Secret Hotels of the Amalfi Coast
Reid Bramblett scoured Italy's cliffside villages--and the island of Capri, while he was at it--for million-dollar views at hundred-dollar prices
Locanda Costa Diva
Many Amalfi Coast visitors spend their time in the three most famous resort towns--Amalfi, Positano, and Ravello--with little thought of the less-heralded villages in between. Halfway from Positano to Amalfi, Praiano is a nondescript old fishing village with a small beach; it's secluded enough that few tourists hop off at its bus stop. Spilling down the hillside in a series of lush garden terraces and rural structures converted into secluded rooms, the Costa Diva was opened four years ago by the Milo brothers, Pino and Filippo. They named the rooms after film divas of the mid-20th century who vacationed or shot movies here, such as the Sophia (Loren) and the Marilyn (Monroe). The two non-movie-star rooms are Ester, in honor of the brothers' 96-year-old grandmother, and Rafaella, a little stone house with a balcony on the sea, at the end of a long path lined by oleander and daisies. Rafaella is named for their mother: "A bigger diva, you won't find," says Filippo with a grin. Pino, who tends the gardens, leads the way through the tangle of flagstone pathways and tiled terraces cutting though the foliage; he points out grape vines, prickly pears, red hibiscus, palms, rosemary, and pink roses, as well as the lemon, lime, orange, and fig trees. "I could have had a place in Amalfi--for much less money, too," he says. "But there's no tranquility there. I could only get guests who are passing through, not ones who will stay." He smiles. "Stay and then come back again." Via Roma 12, Praiano, 011-39/089-813-076, locandacostadiva.it, doubles $100-$140, open year-round.
The island of Capri, in the Tyrrhenian Sea, is a ritzy--and occasionally trashy--slice of la dolce vita. On the south side of Capri town, amid the hills and winding paths of Giardini di Augusto park, is Villa Krupp, clinging to the subdued grandeur of an era when Russian intellectuals such as Lenin and Gorky were lodgers (before the villa became a hotel). Owner Valentina Coppola hasn't raised prices much to keep up with the island's popularity, though she continues to fuss over the details, carefully selecting the local reproduction antiques and Florentine artisanal furnishings, positioning the breakfast terrace for optimal views, and counseling her guests on which are the best trattorias. Her 12 rooms are often booked by repeat guests who stay for a week or longer every summer. While the rooms have air-conditioning and telephones, you won't find TVs. "Our clients come for quiet," sniffs Signora Coppola, though she has relented and installed a TV in the lounge, just in case. It's rarely switched on. Most guests prefer to sit on their room balconies, gaze over umbrella pines to the famous faraglioni sea stacks, and listen to the chirping cicadas and the water splashing against rocks far below. Standard rooms are on the ground floor, with views of more trees than sea, and rent for $180. For $200, the primo piano rooms upstairs offer better views from colorfully tiled terraces and slightly fancier digs: elaborately painted furnishings, wooden bed frames sculpted with birds, and mirror frames finished with gold leaf. Viale Giacomo Matteotti 12, Capri, 011-39/081-837-0362, doubles $180-$200, closed November 1 to early April.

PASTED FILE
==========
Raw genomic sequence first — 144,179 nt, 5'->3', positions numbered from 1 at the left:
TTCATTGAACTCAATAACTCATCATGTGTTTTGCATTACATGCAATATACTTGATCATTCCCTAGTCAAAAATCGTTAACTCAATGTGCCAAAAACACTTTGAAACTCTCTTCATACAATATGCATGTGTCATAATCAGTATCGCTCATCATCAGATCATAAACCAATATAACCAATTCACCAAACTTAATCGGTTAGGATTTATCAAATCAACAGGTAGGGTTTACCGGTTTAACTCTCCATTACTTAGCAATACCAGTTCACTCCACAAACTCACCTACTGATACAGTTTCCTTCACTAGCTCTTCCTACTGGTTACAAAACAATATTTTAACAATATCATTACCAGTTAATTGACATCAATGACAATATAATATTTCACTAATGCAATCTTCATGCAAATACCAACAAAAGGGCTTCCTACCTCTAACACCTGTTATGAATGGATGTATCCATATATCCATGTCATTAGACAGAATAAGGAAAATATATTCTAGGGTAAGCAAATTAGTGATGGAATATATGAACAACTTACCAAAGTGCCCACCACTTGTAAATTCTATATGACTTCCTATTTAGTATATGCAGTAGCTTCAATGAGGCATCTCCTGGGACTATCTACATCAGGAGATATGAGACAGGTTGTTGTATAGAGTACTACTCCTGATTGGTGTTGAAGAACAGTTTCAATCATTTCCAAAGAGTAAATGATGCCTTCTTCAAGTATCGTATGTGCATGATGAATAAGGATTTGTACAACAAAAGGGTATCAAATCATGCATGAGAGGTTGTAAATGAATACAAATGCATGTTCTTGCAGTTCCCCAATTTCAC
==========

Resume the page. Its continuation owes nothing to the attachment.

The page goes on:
A teensy public bus departs from the Marina Grande docks--just outside Capri town--for a 20-minute drive to Anacapri, the island's other village, on the slopes of Monte Solaro. Ask the driver what lies beyond the village and he'll say, "Nothing." That's not entirely true. There's a cement pathway, with scurrying lizards and high walls that spill over with bougainvillea, as well as fig, olive, and oak branches. Follow the path for 10 minutes, past the wrought-iron gates of houses scattered across this back side of the island, and you arrive at the Girasole, a set of four buildings with killer views across brick terraces to the Bay of Naples far below. Rooms 16, 18, 19, 22, 23, and 24 have the best panoramas; the views from rooms 8 to 11 (under the pool deck) are partially blocked by flowering vines. Unless you're desperate to save the extra $15 to $20 per night, avoid rooms 3 to 5, which are under the reception hall and offer views only of the linen closet. All the numbered rooms are decorated with tasteful modular furnishings and padded headboards. The two named rooms (Aurum and Raggio di Luna) are larger, pricier suites that have been gussied up with reproduction antiques, stuccowork or painted motifs on the walls, and picture windows. Via Linciano 47, Anacapri, 011-39/081-837-2351, ilgirasole.com, doubles $90-$190, closed November 1 to early April.
THE AMALFI COAST
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